Effective Partnership For Quality Education: Kudos To Ahmadiyya Muslim Mission!

By Anthony Kwaku Amoah


Effective Partnership For Quality Education: Kudos To Ahmadiyya Muslim Mission!

03.06.2016   LISTEN 

The campaign for effective partnership and participation in education delivery is in progress. Every individual, agency or organisation is being billed to join hands so as to give off the best of educational services to the Ghanaian child.

Quality education service delivery is, in fact, a shared task and it shall remain so. As the Ministry of Education and Ghana Education Service (GES) act as architects, supervisors and engineers of educational policies and programmes, stakeholders, including parents and guardians also direct, boost and assist in the implementation of the policies, programmes and projects towards meeting our national goals and aspirations.

The benefits of proper education are enormous for parents and government alone to enjoy and since stakeholders like local and traditional authorities and non-state actors also need them, there is the need for all of us to get on board to produce them.

Just recently, I produced the article, “Effective partnership for quality education: USAID Learning in focus”. But now, the focus is on Ahmadiyya Muslim Mission and quality education.

The Director-General of GES, Mr. Jacob Kor, has just returned from Wa after participating in the 10th Annual Conference of Heads and Managers of Ahmadiyya Educational Institutions of Ghana (CHAMAEIG). The invitation was to have him speak on “Quality teaching and learning outcomes in pre-tertiary institutions in Ghana: the role of faith-based institutions” which he did honour.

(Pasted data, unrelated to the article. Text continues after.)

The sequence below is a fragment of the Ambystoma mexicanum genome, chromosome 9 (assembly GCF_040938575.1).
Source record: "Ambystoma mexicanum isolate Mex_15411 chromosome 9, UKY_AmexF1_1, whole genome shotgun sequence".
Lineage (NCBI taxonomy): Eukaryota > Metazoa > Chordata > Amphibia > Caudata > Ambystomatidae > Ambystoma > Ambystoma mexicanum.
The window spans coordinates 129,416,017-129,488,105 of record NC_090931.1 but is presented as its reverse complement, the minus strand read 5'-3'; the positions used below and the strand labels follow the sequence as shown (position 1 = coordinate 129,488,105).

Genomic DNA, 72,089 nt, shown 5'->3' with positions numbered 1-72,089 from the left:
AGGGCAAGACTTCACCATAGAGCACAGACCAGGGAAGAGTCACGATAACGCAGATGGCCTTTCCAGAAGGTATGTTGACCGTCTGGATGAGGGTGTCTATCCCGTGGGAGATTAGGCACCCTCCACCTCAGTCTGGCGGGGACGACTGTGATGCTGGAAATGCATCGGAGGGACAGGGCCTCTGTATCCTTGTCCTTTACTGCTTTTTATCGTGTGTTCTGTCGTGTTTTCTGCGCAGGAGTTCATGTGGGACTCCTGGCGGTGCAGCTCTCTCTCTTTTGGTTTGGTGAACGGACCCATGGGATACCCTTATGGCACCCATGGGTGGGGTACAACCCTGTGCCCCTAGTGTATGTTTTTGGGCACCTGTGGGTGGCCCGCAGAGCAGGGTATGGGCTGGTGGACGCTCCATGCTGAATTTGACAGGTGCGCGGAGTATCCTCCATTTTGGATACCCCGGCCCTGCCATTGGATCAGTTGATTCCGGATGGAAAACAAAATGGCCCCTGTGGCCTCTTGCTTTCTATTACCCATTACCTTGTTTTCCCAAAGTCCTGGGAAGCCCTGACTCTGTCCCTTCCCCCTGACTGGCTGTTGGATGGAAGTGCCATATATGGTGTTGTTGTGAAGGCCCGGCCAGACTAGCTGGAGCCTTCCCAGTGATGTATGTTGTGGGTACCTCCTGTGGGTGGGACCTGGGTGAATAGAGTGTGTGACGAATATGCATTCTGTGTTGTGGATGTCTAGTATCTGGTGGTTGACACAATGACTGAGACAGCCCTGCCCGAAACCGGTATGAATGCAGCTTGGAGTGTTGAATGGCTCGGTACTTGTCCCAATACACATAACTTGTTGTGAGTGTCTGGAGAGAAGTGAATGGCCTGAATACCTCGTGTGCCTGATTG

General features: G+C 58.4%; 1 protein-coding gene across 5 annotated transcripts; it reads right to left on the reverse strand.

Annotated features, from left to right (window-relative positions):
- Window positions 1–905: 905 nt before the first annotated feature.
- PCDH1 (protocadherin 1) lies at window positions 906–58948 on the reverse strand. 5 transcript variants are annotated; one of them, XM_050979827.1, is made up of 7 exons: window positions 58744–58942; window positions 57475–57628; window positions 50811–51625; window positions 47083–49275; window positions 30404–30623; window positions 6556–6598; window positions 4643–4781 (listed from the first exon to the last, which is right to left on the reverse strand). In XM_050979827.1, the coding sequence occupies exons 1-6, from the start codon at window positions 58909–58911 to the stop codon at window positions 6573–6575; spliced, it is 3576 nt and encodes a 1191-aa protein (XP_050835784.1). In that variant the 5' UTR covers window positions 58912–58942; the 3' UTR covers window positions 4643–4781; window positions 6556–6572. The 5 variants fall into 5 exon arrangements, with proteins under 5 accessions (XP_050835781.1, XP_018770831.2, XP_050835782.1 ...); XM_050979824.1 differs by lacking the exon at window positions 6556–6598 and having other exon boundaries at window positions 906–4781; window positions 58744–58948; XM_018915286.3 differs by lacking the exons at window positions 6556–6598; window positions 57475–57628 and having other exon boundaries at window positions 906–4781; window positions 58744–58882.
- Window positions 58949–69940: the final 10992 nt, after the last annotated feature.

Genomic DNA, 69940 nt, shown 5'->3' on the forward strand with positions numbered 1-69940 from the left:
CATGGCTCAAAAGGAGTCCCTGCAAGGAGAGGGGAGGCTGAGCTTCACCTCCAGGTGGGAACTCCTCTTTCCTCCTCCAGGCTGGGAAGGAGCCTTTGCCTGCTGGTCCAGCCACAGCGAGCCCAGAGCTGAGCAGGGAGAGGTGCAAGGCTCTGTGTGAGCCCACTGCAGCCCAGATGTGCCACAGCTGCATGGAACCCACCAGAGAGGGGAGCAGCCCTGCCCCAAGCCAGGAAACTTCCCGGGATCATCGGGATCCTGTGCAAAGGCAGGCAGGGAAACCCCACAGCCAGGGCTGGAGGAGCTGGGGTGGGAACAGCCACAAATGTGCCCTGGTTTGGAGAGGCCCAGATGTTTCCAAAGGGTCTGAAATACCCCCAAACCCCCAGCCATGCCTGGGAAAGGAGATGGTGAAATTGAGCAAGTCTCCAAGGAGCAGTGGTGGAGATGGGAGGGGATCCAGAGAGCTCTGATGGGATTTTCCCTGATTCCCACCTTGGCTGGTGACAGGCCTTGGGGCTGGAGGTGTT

The six-day Conference, which took place on the campus of the Nusrat Jahan College of Education, also had in attendance Alhaji Maulanaa Noor-Mohammed Bin Salih, the Ameer and Missionary in charge of Ahmadiyya Muslim Mission (Ghana) himself as the chairman; chief of Guli and member of Council of State, Naa Seidu Braimah; Upper West Regional Minister Aminu Amidu Sulemana; Dimbie Mumuni Issah, acting General Manager of the Ahmadiyya Muslim Mission Education Unit in Ghana, among others.

At the Conference, Mr. Kor once again lauded religious bodies, including Ahmadiyya Muslim Mission when he said, “GES, and for that matter the Government of Ghana, does not only see religious bodies, including the Ahmadiyya Muslim Mission of Ghana, as a stakeholder but also as a kingpin in the task of providing quality education to the Ghanaian child”.

“…as we meet today to assess our performance and to strategise for the future as an association, let us be mindful of the fact that GES and Government cannot do it all alone and so the need for bodies like you to continue to join hands in order to improve the educational standards”, he added.

The Ahmadiyya Mission was introduced into Gold Coast in 1921 and by 1923, the first Ahmadiyya Primary School had been opened at Saltpond in Central Region. Few years after 1923, a lot of primary and middle schools were opened in all over the country by which time the Mission had also set up the Ahmadiyya Educational Unit to oversee the establishment and management of its schools, including senior high and tertiary institutions.